The magnitude of NBA player Jason Collins' coming out today cannot be overestimated. He breaks a barrier that we've been waiting for someone to plunge through: a major league sports player saying "I'm gay" while still playing and at the height of his career. We've seen former major league football players and others come out after retirement, but until now, no one has dared say it while still playing major league sports.
There's been enormous progress on LGBT rights in the courts and in the public opinion polls, yet for all that progress it's still true that no leading man or woman in Hollywood, the kind of people who, like it or not, are idolized by young people in our culture, has dared come out of the closet. And that was true of the world of professional sports until today.
It's important for young people when anyone comes out, be it an educator, a parent, a brother or sister, a community leader or a politician. It creates enormous visibility and tells them that it's safe to come out if they are gay, lesbian or bisexual themselves. And if they're heterosexual, it tells them that gay people deserve respect. But it's especially powerful for someone to come out in the macho world of professional sports, where homophobia has been allowed to flourish over the years. (Only very recently have the leagues and the teams begun to speak out against homophobia.) The message to young Americans, even in the midst of the strides of the gay marriage movement, has been clear: Gays may be out on television, in schools and even in our families, but if they know what's best for them, they'd better stay cowering in the closet in the world of sports.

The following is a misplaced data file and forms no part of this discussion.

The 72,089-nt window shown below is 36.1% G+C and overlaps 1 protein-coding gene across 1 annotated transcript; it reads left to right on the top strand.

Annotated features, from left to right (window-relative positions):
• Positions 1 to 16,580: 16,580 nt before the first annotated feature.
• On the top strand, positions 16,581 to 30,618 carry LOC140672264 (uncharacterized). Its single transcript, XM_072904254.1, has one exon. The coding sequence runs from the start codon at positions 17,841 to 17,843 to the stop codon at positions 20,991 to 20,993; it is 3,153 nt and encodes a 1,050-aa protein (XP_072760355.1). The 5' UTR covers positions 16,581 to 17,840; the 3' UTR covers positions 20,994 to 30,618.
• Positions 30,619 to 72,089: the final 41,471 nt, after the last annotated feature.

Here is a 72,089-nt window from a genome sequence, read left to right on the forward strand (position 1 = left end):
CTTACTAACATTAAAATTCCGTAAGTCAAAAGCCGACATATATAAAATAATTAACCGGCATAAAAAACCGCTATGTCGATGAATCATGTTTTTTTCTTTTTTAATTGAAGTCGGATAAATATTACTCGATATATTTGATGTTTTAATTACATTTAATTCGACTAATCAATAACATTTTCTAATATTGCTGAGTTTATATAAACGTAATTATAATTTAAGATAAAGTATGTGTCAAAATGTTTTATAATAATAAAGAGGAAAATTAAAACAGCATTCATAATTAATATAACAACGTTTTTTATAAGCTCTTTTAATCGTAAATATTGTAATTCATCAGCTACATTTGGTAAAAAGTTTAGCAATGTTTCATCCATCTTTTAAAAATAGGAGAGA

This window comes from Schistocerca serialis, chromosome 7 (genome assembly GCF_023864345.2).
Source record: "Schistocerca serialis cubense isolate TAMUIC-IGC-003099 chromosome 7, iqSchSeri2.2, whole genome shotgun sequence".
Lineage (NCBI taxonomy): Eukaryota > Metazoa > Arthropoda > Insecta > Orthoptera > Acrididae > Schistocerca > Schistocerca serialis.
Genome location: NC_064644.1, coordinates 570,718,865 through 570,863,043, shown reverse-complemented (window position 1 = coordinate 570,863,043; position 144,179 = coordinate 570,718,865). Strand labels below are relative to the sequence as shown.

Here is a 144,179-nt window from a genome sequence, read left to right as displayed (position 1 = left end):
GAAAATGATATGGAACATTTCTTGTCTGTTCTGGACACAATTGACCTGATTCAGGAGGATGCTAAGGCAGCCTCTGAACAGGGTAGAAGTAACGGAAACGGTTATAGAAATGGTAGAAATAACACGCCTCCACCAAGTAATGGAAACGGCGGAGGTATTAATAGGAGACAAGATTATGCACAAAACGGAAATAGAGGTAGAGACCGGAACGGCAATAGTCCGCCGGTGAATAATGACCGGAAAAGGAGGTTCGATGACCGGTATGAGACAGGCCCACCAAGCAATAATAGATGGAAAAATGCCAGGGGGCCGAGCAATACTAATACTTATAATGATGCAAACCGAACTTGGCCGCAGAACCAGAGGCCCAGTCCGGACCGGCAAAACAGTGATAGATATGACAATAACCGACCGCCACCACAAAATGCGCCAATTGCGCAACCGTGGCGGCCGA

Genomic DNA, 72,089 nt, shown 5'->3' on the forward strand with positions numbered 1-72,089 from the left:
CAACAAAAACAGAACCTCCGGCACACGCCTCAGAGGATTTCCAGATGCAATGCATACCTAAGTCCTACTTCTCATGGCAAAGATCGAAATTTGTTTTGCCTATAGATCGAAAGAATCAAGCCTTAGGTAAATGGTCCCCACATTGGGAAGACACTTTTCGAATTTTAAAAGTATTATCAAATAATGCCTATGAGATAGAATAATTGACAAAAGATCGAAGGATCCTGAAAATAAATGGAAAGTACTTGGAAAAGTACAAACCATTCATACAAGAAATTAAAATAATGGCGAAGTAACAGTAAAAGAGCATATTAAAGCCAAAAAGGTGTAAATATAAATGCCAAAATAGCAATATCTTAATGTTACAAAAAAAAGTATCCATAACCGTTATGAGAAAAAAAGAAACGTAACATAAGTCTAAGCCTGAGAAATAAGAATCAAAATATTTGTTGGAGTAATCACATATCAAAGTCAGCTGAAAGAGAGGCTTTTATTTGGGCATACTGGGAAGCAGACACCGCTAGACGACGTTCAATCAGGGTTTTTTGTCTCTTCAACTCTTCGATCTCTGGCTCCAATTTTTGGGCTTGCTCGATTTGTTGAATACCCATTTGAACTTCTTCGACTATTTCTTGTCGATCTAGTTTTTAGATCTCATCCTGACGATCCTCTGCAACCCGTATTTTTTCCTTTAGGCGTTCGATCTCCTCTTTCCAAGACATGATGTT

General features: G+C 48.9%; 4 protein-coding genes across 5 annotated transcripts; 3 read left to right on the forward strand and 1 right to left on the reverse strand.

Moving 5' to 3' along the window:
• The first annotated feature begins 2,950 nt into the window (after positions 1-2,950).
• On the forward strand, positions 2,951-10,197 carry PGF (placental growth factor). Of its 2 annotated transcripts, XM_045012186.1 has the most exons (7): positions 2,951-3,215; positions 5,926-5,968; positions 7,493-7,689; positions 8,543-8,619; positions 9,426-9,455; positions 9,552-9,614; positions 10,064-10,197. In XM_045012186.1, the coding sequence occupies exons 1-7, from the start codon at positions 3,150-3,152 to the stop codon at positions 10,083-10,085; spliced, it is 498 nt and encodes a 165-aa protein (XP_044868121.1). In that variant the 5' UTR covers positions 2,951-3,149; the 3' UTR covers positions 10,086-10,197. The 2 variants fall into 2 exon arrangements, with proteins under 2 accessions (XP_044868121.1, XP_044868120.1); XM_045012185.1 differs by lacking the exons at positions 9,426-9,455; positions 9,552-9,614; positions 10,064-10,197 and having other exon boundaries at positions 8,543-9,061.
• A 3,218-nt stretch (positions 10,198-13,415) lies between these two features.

The locker room, we've been told, couldn't handle it. Straight players wouldn't be able to accept knowing of a gay player in their midst. Just this past January, NFL player Chris Culliver drove that ugly message home when he said in a radio interview that gay players shouldn't even think about coming out. Asked whether there are any gay players on the 49ers, Culliver said, "Nah. We don't got no gay people on the team. You know, they gotta get up out of here if they do. Can't be with that sweet stuff. ... Can't be... can't... uh... be in the locker room." Asked if gay players should stay closeted while playing professionally, Culliver responded, "Yeah, you gotta, you gotta come out 10 years later after that."
But now, here comes Jason Collins, telling Sports Illustrated, "I'm a 34-year-old center. I'm black. And I'm gay." More than that, Collins says he's delighted to rise to the occasion, seeing the enormous importance of doing so. "I didn't set out to be the first openly gay athlete playing in a major American team sport," he explained. "But since I am, I'm happy to start the conversation. I wish I wasn't the kid in the classroom raising his hand and saying, 'I'm different.' If I had my way, someone else would have already done this. Nobody has, which is why I'm raising my hand."
That took a lot courage, and it will no doubt inspire many others, making it easier not only for the next player but for so many young people across America.